Saturday, October 05, 2013
mind the gap
While I was in San Miguel de Allende, Tropical Storm Manuel managed to rip up quite a bit of the Mexican Pacific coast.
Melaque was spared a lot of the damage. There was a bit of flooding. A little more than a typical summer rain storm. But certainly not as bad as Hurricane Jova in 2011.
By the time I returned to Melaque last week, there was little evidence in town that anything unusual had happened. But that was not entirely true for the area just east of us around the airprt. When I drove through last Monday, there was still standing water in several fields.
The most damage was around the airport. The banana crops on some of the coconut plantations were flattened. Last Monday, there were piles of salvaged banana stalks stacked along the highway waiting to be shipped to market. And the bananas that could not be shipped were being sold at tables along the highway for bargain prices.
By the end of the week, most of the fields were cleaned up. But the remaining stumps still evidence the force of the water that flowed over the airport highway.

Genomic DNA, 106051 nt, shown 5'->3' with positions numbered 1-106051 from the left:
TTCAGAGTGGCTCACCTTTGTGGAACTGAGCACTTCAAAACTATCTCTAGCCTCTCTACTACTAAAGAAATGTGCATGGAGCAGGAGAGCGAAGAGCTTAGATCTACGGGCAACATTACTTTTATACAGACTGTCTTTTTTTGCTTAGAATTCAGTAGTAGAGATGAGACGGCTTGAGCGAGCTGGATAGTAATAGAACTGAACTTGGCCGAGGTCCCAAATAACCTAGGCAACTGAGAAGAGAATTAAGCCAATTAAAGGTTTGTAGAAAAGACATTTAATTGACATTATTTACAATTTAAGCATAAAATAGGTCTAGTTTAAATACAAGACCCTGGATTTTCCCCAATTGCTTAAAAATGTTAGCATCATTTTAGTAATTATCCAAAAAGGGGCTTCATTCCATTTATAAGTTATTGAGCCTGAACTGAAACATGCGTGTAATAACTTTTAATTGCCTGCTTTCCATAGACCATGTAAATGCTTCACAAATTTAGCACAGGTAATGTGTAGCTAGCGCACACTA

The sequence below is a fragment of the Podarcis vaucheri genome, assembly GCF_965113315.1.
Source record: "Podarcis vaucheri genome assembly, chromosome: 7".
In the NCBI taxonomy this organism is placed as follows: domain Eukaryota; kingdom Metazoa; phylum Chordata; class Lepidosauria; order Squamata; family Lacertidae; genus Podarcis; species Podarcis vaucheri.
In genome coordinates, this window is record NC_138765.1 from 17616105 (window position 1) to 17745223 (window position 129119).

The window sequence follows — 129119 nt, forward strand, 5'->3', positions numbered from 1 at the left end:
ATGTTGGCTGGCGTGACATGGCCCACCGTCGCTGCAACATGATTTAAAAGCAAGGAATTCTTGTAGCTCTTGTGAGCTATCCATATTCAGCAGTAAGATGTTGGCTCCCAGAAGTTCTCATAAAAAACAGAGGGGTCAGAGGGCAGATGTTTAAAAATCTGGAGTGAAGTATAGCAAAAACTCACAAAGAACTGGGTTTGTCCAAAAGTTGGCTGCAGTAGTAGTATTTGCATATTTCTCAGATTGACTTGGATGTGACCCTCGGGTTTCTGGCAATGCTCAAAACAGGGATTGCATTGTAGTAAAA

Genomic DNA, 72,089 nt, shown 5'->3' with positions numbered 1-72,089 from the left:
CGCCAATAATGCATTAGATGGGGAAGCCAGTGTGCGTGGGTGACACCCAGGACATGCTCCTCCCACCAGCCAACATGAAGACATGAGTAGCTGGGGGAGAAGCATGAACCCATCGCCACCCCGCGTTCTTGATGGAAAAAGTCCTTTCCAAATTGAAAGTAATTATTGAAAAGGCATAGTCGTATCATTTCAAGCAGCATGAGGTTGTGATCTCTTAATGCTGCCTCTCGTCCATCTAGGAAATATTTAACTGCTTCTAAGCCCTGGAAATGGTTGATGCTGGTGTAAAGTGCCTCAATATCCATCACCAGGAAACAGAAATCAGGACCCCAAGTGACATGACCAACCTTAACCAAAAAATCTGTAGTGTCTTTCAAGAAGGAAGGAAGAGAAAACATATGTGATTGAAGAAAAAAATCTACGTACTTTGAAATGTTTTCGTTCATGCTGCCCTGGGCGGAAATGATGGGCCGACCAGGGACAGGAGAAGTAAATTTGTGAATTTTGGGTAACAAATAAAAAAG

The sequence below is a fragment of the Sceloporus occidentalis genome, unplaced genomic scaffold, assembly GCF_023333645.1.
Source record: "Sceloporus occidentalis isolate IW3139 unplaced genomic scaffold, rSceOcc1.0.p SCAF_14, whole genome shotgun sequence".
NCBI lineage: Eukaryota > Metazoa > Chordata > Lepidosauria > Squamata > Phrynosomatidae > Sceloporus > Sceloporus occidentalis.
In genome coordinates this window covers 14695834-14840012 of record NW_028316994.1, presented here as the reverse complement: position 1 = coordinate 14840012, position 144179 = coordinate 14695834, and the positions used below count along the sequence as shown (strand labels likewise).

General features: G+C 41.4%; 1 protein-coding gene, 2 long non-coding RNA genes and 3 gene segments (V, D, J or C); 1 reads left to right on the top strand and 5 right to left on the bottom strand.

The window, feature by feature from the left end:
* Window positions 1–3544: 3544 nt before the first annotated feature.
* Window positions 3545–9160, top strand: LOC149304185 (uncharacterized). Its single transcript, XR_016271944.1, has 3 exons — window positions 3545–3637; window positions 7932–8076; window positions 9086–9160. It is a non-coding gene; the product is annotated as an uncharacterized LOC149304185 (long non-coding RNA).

That highway was a casualty of the flooding, as well. Washing out in at least two places -- closing the airport for a few days until the construction crews could build temporary structures over the gullies.
Flooding from Hurricane Jova two years ago caused an overpass to collapse on that same highway. It has yet to be repaired. But it is not necessary. The current traffic pattern is more logical without it.
But the highway is the only way to get to and from the airport. I am amazed at how quickly Mexican road crews respond to these closures. And, even though the gully-spanning arrangement looks as if it was designed by military engineers as part of an invasion, the solution works. Temporarily.
It will be interesting to see how long it takes to re-build that section of road. The airport has always been a priority for Colima's highway engineers.
There is probably yet another story to be eked out of the tropical storm.